But if a decoupling does happen, then the country would likely want to pay less attention to the number of cases and more to hospitalizations.
As with cases, the acceptable level of hospitalizations will be a bit arbitrary. There are also important distinctions: If the goal is to ensure as few people as possible suffer from Covid-19, then a lower threshold may be warranted. If the goal is to ensure the health care system isn’t overwhelmed, the bar could potentially be set higher.
Another potential goal is a higher vaccination rate. There’s no agreement among experts about what the right number is here. And since more vaccination is always better for public health, any threshold is going to be — you’ve heard this before — arbitrary. But 80 or 90 percent vaccination rates in a community, with significant uptake of boosters (particularly in older and immunocompromised populations), is the kind of range experts have generally mentioned in recent weeks.
Yet another possible goal could be the availability of vaccines and other effective treatments.
With vaccines, for example, restrictions could ease once the shots are truly accessible to everyone for two months. At this point, people who choose not to vaccinate themselves or their children are knowingly taking a risk. And while it really would be better for everyone, including the vaccinated, if the unvaccinated got their shots (since the vaccines still appear to reduce transmission), most of the risk will fall on the unvaccinated while the vaccinated will be by and large shielded from the worst of Covid-19.
So continuing to enforce restrictions around Covid-19, the logic goes, is essentially asking vaccinated people to continue to make sacrifices for unvaccinated people even though the unvaccinated have decided to take a risk with their own health. That seems unfair. So once vaccines are truly available to everyone for long enough, it’s time to move on. (Another way to get at this would be to tie restrictions to individuals’ vaccination status, but so far there’s no political appetite for that in the US.)
“This is not a perfect plan,” Lucy McBride, an internist in Washington, DC, who writes a Covid-19 newsletter, told me. But she argued that prolonged restrictions can cause harm too, as the world has seen with learning loss following school closures. “Covid is one very important threat to our health and well-being. But, for children in particular, so is not being in school without masks.”
The one complication, McBride added, is if a variant appears that hits kids harder or can significantly evade immunity. In that case, the overarching goal could have to change to match the reality on the ground.
All of the goals above don’t have to be exclusive. They could be looked at in combination. But, above all, they should be made explicit.
Maybe clear goals would get more people to follow the rules
The biggest benefit to clearer goals would be transparency.
For much of the pandemic, there’s been little clarity on when restrictions come and go, with officials seemingly following vague readings of the news, evidence, and public opinion. This can make the process of reopening and closing, masking and not, and adopting or ditching any other Covid-related measure feel arbitrary. Particularly in conservative circles, it’s led to charges that Democratic leaders are merely trying to assert control over the population and don’t ever intend to ease mandates.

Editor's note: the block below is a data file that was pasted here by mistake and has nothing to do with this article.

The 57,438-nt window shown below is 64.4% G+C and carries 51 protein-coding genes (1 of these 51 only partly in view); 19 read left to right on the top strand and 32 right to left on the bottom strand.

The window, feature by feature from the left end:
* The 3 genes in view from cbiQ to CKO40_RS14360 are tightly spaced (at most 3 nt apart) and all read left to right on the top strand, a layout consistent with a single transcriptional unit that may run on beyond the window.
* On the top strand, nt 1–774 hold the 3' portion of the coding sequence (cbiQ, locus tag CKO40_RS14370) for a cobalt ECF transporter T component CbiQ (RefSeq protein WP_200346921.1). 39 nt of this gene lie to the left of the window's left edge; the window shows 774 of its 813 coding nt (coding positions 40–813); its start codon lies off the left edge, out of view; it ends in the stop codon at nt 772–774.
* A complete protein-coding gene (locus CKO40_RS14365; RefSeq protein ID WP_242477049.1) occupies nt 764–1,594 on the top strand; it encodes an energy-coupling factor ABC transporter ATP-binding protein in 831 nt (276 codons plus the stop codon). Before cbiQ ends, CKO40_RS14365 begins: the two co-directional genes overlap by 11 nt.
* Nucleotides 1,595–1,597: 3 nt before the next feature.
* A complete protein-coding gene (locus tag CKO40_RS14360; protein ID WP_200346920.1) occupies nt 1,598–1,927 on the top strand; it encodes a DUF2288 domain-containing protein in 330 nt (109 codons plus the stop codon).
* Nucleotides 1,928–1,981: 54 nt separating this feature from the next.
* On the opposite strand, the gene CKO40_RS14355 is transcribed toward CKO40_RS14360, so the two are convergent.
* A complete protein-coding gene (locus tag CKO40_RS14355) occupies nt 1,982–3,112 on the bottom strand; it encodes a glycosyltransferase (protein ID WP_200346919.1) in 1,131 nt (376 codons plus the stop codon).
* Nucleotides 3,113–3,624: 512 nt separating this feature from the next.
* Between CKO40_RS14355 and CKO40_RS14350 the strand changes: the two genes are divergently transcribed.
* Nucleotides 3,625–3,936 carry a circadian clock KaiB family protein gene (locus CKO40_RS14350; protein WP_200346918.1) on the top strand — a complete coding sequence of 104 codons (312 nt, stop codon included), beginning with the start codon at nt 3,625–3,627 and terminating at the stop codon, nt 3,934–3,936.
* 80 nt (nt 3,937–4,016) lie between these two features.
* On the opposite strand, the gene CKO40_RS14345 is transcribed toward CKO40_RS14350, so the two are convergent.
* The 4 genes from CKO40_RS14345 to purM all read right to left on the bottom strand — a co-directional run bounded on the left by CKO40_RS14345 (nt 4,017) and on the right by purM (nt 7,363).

The lack of transparency is one reason, experts say, that public health communication has frequently faltered throughout the pandemic. As Watson put it, “Uncertainty, and constantly changing expectations without providing reasoning, doesn’t inspire confidence. It confuses people.”
Establishing clear guidelines could help alleviate this. If the goal is to get below four daily new cases per 100,000 people for at least two weeks, for example, then it’s not going to feel arbitrary when a given region surpasses that threshold and restrictions are tightened again. Charges that the goal is to merely control the population and not ever ditch restrictions will be less credible by virtue of there being a clear end goal.
With Covid-19, the world has learned things can quickly change, whether as a result of people prematurely shirking precautions or variants coming seemingly out of nowhere. Clearer goals can’t stop variants, but they can at least offer a baseline for when things are truly turning for the worst and action is warranted. That would not only help people understand why precautions are necessary, but it could help ease panic as people have a baseline to work around instead of vague notions that things might be getting bad again.
An extra benefit, experts said, is clearer goals could motivate people to heed precautions. If people have no idea what they’re working toward and it feels as though the pandemic and related restrictions might last forever, they may wonder if putting their normal lives on hold indefinitely is really worth it. But if they know that there is a clear, set light at the end of the tunnel, they may take the precautions more seriously to get to that light more quickly — and therefore get their lives back.
This concept is intuitive. But experts acknowledged that there’s no good research or data showing that it’s true — and Covid-19, after all, has consistently done a good job wrecking intuitive ideas.
“I can’t say that there’s great empirical evidence that works, and I think we’ve sometimes gotten ourselves in trouble playing amateur sociologists,” Wachter said. “I think it’s logical to believe that people will be comforted knowing that there is a potential endgame here and a goal they can aspire to. But whether it motivates individual behavior? I don’t know.”
Still, given that clearer goals would have their own benefit in more transparency, they’re still worth setting. And if they also have the benefit of pushing more people to heed precautions to defeat the virus, that’s a great bonus.
If nothing else, clearer goals could help add some clarity to a pandemic that’s often been confusing. After a year and a half of uncertainty, giving people something more reliable is a worthy goal on its own.